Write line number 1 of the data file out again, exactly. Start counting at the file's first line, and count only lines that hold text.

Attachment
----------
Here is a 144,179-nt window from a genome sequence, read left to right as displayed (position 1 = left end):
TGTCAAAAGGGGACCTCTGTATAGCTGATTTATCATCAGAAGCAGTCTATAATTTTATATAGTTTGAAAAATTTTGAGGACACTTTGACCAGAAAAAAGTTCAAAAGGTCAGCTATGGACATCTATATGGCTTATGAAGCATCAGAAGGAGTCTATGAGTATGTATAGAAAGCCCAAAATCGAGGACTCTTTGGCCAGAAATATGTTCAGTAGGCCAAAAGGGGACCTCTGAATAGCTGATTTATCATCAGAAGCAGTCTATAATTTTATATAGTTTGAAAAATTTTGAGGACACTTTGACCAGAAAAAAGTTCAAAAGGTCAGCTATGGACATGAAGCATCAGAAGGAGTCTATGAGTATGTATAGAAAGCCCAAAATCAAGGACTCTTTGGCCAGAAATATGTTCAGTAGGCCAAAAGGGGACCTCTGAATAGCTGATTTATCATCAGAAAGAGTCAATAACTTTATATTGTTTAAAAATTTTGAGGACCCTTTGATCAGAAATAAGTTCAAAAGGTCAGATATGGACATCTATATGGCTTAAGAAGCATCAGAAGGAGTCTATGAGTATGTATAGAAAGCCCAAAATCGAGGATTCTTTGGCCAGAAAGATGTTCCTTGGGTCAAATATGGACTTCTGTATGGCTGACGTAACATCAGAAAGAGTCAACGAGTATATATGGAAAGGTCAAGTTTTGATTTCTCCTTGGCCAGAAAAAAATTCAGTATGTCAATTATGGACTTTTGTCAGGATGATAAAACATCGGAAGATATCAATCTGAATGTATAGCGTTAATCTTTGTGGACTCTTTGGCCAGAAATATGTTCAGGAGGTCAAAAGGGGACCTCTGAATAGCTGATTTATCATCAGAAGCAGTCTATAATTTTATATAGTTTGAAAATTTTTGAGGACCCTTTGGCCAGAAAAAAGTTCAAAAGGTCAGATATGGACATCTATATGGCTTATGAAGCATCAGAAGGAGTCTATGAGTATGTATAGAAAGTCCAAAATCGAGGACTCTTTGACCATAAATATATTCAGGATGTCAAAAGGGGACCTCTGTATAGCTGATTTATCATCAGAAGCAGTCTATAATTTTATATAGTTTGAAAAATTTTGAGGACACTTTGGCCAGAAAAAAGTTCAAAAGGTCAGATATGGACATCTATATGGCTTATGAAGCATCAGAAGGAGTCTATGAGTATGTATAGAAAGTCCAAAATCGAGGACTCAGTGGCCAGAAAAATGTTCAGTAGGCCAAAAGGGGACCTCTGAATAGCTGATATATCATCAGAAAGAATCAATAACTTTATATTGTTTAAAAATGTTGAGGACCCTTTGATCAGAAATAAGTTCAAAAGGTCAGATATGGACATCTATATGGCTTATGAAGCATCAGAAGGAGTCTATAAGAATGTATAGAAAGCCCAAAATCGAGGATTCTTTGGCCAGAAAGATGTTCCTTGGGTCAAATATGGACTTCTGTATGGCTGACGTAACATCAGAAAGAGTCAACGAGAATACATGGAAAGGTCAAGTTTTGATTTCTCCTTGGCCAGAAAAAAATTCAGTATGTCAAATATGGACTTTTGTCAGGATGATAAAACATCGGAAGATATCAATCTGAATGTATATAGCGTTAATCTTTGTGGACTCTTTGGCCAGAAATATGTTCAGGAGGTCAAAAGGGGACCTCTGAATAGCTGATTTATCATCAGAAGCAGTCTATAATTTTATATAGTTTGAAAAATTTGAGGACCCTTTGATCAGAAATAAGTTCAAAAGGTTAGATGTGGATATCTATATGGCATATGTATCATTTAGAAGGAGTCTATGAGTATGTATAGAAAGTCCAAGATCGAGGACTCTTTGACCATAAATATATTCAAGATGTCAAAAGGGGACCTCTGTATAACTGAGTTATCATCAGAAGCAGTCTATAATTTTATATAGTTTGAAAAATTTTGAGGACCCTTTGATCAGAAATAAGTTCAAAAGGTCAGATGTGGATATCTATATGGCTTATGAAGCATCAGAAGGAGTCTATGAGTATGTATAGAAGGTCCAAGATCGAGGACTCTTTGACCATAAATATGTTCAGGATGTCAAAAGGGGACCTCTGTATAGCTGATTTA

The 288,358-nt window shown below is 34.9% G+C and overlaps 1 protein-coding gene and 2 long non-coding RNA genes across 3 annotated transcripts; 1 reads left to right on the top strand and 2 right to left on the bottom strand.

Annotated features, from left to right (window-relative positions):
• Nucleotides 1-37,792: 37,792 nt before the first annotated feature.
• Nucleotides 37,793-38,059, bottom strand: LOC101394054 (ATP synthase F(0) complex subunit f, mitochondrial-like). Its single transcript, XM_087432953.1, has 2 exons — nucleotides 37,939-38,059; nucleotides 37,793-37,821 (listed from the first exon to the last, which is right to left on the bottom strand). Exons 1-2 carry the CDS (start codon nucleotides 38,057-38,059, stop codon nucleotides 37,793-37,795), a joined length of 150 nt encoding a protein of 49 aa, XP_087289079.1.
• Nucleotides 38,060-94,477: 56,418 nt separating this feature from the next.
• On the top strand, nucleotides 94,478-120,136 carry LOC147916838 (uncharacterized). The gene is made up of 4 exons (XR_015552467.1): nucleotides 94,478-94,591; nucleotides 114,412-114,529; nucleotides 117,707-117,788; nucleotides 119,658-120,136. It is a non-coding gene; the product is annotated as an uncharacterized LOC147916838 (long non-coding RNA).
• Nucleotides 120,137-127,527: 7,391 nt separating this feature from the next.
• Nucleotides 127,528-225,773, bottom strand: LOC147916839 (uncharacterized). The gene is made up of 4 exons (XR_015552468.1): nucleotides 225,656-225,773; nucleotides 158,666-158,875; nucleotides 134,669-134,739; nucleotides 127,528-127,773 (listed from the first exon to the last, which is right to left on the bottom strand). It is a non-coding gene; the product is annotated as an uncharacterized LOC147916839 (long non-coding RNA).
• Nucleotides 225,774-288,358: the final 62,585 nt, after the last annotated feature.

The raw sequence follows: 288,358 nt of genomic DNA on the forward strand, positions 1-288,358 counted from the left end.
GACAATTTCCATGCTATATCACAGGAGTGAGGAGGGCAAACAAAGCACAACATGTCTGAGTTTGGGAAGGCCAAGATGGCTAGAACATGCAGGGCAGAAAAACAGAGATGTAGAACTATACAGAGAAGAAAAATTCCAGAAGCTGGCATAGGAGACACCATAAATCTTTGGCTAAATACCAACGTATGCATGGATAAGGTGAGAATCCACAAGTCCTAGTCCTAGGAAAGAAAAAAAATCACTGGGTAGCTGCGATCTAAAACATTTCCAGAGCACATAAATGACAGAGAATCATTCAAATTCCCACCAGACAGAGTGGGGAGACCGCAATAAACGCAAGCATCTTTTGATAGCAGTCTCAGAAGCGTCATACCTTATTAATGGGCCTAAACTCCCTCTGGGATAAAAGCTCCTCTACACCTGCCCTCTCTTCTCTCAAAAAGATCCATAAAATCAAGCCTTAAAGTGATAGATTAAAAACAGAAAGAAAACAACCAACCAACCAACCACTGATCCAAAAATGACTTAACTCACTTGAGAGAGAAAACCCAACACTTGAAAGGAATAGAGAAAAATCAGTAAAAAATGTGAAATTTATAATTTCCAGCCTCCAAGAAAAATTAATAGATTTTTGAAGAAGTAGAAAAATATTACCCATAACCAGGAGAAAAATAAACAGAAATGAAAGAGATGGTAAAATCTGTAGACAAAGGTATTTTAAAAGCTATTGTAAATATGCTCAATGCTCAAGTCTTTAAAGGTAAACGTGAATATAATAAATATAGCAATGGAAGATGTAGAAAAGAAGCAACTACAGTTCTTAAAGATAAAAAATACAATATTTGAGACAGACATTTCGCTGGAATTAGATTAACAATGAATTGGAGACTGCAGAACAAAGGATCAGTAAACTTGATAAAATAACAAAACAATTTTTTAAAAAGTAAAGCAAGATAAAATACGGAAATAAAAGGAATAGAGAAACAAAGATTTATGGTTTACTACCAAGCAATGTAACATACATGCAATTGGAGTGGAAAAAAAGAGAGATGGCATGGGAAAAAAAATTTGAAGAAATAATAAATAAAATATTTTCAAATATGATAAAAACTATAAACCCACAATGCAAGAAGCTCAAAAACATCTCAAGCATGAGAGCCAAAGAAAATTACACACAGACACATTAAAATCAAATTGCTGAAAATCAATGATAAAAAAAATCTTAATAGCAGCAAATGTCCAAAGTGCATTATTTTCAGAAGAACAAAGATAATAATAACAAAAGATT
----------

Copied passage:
Here is a 144,179-nt window from a genome sequence, read left to right as displayed (position 1 = left end):